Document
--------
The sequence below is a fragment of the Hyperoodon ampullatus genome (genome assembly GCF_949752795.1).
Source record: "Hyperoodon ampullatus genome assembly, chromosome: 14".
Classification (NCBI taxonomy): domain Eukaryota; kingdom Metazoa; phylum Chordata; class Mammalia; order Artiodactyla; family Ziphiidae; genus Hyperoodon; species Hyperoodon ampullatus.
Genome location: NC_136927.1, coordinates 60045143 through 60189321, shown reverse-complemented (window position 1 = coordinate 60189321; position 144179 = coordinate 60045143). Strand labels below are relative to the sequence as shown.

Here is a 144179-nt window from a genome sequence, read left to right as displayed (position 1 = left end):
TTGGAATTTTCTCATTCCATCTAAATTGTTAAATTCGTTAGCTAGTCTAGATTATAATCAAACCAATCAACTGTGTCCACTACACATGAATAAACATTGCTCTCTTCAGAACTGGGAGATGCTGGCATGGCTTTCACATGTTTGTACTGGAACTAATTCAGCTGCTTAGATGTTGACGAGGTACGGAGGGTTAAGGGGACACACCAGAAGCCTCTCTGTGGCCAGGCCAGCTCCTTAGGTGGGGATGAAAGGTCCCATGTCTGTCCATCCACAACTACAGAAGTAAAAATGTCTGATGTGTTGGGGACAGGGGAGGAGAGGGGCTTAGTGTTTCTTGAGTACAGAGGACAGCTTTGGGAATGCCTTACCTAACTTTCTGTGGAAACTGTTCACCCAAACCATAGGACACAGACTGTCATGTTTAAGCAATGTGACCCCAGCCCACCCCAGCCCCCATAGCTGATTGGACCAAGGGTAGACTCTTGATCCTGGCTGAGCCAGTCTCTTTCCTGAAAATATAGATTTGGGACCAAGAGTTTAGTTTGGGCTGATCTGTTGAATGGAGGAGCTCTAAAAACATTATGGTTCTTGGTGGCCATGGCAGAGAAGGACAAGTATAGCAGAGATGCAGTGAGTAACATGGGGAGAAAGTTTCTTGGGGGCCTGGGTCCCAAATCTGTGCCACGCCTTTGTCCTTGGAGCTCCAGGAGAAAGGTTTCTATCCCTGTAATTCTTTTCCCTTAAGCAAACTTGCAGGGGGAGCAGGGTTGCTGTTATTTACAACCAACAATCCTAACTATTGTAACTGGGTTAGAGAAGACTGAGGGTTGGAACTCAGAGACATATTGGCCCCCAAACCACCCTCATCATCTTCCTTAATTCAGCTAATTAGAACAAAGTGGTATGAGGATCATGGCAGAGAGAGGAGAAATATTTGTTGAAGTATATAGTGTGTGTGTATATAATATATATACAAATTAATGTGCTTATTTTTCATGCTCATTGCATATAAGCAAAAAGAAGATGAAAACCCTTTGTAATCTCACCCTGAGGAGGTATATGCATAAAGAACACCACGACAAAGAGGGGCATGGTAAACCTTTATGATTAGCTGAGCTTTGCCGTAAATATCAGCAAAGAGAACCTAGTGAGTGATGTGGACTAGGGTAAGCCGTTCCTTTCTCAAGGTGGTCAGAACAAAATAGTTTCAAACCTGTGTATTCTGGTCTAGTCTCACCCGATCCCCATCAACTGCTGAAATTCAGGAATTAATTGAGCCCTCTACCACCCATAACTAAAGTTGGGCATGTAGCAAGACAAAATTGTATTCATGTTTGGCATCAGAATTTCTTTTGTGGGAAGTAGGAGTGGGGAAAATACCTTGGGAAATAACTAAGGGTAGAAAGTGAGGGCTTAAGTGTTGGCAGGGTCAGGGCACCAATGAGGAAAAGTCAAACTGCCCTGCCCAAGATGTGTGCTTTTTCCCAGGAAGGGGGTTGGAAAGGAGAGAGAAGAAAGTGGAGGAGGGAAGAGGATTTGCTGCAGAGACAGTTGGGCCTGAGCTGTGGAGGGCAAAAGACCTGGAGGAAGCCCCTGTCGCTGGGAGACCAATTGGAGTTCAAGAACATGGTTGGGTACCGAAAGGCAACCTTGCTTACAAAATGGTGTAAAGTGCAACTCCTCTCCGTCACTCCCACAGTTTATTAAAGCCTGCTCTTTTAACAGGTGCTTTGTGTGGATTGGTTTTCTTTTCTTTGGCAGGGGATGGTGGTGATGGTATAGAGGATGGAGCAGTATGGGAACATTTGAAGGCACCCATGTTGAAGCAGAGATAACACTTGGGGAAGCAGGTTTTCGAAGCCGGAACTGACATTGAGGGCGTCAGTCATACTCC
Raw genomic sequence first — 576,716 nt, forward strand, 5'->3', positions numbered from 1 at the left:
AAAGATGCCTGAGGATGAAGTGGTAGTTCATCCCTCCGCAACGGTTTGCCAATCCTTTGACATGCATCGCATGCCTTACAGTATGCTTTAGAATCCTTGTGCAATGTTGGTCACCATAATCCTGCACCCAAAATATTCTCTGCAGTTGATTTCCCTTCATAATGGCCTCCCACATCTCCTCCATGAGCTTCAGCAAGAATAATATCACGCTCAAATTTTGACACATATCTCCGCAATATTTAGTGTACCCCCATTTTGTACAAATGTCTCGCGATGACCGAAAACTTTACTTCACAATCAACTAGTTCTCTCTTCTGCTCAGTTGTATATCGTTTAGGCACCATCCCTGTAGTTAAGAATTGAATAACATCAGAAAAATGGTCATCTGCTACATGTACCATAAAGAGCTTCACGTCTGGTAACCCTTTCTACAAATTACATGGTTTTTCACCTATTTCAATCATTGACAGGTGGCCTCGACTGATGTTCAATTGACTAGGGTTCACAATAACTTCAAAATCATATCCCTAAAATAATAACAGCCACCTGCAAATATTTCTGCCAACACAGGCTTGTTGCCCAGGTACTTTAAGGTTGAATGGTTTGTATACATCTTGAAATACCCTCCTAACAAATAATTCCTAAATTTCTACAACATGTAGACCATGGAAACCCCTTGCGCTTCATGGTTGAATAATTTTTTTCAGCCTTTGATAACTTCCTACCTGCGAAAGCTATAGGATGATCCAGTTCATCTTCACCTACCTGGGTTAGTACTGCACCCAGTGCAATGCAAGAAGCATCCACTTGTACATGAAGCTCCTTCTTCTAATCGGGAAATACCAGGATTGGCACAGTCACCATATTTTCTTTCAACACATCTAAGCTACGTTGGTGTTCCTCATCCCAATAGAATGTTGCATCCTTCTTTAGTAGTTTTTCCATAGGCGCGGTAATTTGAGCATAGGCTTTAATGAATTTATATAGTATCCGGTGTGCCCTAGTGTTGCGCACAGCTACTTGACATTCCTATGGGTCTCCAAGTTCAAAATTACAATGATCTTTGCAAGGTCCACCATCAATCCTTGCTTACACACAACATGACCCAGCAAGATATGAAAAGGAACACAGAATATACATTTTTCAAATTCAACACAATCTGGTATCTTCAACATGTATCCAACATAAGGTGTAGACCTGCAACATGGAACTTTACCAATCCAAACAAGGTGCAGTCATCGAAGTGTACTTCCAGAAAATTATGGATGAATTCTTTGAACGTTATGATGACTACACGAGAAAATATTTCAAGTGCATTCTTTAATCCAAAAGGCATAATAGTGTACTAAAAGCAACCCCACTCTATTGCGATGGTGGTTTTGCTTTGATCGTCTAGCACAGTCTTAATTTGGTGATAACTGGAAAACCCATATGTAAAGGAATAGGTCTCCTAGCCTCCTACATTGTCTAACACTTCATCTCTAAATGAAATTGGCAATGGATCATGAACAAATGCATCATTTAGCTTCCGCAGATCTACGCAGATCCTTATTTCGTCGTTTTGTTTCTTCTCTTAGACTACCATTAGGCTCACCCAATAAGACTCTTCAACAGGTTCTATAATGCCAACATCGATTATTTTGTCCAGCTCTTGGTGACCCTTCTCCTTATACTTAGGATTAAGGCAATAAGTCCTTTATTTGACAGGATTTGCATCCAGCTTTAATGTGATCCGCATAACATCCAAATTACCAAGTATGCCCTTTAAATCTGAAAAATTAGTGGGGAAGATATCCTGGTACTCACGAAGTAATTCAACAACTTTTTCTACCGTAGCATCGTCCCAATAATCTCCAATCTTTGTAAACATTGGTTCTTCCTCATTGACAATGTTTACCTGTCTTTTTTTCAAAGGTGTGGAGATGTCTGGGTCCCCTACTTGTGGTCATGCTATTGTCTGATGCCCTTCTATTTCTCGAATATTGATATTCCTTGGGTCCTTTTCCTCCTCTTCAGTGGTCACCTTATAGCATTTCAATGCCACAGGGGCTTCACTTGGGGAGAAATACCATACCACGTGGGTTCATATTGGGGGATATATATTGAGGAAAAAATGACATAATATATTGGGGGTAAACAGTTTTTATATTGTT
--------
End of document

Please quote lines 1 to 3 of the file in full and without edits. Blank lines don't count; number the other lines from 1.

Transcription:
The sequence below is a fragment of the Hyperoodon ampullatus genome (genome assembly GCF_949752795.1).
Source record: "Hyperoodon ampullatus genome assembly, chromosome: 14".
Classification (NCBI taxonomy): domain Eukaryota; kingdom Metazoa; phylum Chordata; class Mammalia; order Artiodactyla; family Ziphiidae; genus Hyperoodon; species Hyperoodon ampullatus.